Any places that have a far sight, like towers, mountains etc.

**What do you enjoy outside work?**

Riding the bike, hitchhiking and editing audio. An early moment where I realized that math really makes a difference was the feasibility to create a spectrogram from an audio signal using the Fourier transform.

Computer Algebra

**Who are you in two sentences?**

I am an arithmetic geometer, which means I am interested in the area of mathematics where number theory and algebraic geometry intersect. For MaRDI I am responsible for trying to introduce some kind of software peer reviewing process for mathematical papers that contain software components.

**In which field of mathematics do you work and how long have you been working there?**

I studied Mathematics at the university of Utrecht after which I did my PhD at Ulm University. I’m currently working as a postdoc in Kaiserslautern. I specialize in algorithmic arithmetic geometry and besides doing research I’m also help out with developing the computer algebra package OSCAR.

**What is the most important problem in your field that MaRDI aims to solve?**

One very big issue in computer algebra in general is that writing software is mostly seen as an afterthought. The mathematical paper that gets published is the important thing and the software is just… there. This attitude causes a multitude of problems. Whenever a paper that contains a software component gets sent to a journal, the reviewers check the paper, but the code often gets ignored. But this is kind of ridiculous. You wouldn’t believe the statement of a theorem without a proof, so why would you blindly believe a result that is partially based on computations without checking the code?

There are also issues with proper acknowledgment and citations. It happens far too often that people reuse code without properly crediting the author. I also know of some very smart and talented mathematicians who chose to mostly work on developing computer algebra software, who were forced out of academia. They didn’t have enough publications, so they couldn’t get a job. But what they did definitely wasn’t trivial. It required a very deep knowledge of both mathematics and writing efficient low level C code. Writing this kind of software is far more difficult than writing a decent paper. But it simply doesn’t get acknowledged as such.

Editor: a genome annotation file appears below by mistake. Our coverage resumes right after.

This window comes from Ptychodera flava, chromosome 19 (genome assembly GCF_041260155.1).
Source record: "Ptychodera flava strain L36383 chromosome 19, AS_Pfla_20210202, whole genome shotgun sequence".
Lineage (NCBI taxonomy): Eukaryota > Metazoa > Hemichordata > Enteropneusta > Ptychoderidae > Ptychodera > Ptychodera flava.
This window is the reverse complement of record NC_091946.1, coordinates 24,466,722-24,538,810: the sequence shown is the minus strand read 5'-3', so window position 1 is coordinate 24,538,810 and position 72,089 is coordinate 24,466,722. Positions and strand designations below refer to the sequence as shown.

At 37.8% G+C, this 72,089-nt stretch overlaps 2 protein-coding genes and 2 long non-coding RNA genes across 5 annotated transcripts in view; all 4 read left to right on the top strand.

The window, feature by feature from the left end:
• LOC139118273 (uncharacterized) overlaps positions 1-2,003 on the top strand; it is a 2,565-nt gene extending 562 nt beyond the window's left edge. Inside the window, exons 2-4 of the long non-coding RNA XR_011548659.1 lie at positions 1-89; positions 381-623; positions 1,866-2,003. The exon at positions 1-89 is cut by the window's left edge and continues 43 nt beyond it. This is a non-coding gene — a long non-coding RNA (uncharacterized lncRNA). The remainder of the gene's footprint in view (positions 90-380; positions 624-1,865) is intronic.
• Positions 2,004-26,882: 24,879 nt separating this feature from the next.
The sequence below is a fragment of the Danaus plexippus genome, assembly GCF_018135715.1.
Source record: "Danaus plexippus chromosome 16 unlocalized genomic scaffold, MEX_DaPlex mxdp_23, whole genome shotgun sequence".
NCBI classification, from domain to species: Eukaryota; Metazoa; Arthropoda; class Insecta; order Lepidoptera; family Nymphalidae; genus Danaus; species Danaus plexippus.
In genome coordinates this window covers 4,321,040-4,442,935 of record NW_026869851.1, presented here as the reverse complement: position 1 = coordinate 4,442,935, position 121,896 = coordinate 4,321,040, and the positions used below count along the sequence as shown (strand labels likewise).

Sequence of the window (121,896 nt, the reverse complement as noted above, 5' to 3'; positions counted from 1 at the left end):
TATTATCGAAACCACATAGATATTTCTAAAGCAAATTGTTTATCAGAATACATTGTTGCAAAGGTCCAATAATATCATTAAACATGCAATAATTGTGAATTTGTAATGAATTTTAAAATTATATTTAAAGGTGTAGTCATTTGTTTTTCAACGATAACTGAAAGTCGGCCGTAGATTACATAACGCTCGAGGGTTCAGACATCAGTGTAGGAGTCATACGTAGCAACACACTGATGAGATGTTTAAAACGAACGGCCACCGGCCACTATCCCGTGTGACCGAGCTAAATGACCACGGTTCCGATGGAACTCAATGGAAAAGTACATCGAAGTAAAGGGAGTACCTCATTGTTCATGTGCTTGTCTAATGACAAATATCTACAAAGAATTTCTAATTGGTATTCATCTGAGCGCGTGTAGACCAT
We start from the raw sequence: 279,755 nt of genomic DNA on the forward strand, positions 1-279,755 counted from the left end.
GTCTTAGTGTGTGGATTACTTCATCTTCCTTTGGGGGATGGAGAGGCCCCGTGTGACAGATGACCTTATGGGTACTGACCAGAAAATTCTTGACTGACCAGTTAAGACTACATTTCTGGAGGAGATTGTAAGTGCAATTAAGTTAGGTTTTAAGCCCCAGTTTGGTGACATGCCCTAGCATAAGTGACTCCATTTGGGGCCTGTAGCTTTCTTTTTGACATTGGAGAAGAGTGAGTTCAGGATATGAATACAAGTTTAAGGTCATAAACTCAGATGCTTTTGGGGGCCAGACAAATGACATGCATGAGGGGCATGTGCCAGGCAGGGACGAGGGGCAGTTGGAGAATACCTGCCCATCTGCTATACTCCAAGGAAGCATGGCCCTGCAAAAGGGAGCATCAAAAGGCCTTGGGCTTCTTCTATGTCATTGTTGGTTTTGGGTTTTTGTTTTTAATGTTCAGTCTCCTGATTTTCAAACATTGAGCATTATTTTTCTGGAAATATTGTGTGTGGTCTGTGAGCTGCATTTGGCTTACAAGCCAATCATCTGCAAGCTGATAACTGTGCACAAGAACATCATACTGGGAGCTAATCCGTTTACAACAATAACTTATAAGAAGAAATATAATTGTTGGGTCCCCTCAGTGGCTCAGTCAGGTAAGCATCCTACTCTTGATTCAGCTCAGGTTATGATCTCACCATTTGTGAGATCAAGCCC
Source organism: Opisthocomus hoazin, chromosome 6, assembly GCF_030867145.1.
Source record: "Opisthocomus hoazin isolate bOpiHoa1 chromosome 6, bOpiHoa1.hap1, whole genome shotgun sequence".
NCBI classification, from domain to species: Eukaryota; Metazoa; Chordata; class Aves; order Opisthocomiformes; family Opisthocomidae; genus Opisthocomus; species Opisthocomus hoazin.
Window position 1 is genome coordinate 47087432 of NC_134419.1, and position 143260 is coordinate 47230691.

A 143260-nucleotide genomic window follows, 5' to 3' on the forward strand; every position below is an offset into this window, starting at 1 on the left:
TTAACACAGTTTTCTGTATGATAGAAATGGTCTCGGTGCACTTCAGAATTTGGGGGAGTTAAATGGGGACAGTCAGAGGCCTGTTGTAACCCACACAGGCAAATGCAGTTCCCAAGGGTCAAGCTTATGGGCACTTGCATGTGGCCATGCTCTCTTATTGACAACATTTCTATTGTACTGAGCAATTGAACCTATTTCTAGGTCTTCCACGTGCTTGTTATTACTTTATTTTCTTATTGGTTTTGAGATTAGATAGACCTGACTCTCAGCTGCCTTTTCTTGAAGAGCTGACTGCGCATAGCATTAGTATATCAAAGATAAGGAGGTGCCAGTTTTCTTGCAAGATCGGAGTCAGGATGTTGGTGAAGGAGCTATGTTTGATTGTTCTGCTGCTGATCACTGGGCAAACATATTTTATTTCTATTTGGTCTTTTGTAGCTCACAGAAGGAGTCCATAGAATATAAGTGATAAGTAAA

**What's your expertise within MaRDI?**

I’m involved in trying to improve the software peer reviewing process in MaRDI. For that I give talks about why it is important and I reach out to journals and conferences to try to develop standards that can be used in the future.

**How do you wish the data culture to change with the help of MaRDI?**

I hope that people will slowly start to see data and algorithms as vital parts of a publication. When people start treating software and data with more care and attention and also acknowledge the effort that goes into it, they will make more of an effort to make it available for peers to look at and reuse. Something which is important for the future of mathematics as a whole.

**How would you describe a typical work day?**

It really depends on the day. Some days I’m just sitting behind my computer the entire day programming to get some algorithms into OSCAR, other days I’m mostly reading papers and doing research.

I also spend time approaching editors and organizers of conferences to talk about implementing software peer reviewing. In the future I’m going to test out the ideas that we have and I’ll probably spend a lot of time reviewing software.

Research-wise I simply like learning new parts of mathematics and having a deeper understanding how everything is interconnected. I also always quite enjoy teaching (although I don’t always have teaching responsibilities).

One of the most challenging things is trying to get community acceptance of software peer reviewing. Most people who have worked with software before understand that it is necessary. But doing it properly means putting in extra work and that costs time. And there is so much pressure on researchers to keep publishing papers that there is simply not always enough time to handle the software components with care. There is also a bit of politics involved here. Because systems and storage solutions for the better treatment of software and data need to be put into place if we want to improve things, but that costs a lot of money.

*January 03, 2023*

TA1: Computer Algebra

Technische Universität Kaiserslautern

hanselman@mathematik.uni-kl.de

**Do you have a favorite place you go to for thinking about a problem?**

A bit of a boring answer, but I think I work best sitting behind my desk. Either in my office at the university or at home.

**What do you enjoy outside work?**

I enjoy ballroom dancing (Latin and standard), I like cooking, playing board games, playing video games, drawing and I also go hiking from time to time.

Data Culture and Community Integration

**Who are you in two sentences? **

After graduating in theoretical physics, I switched to pure math for good; and after spending many years in Berlin, I became a professor of differential geometry at Philipps-Universität Marburg in 2008. Right now, I am also president of the German Mathematical Society DMV (Deutsche Mathematiker-Vereinigung), a really challenging and exciting (side) job!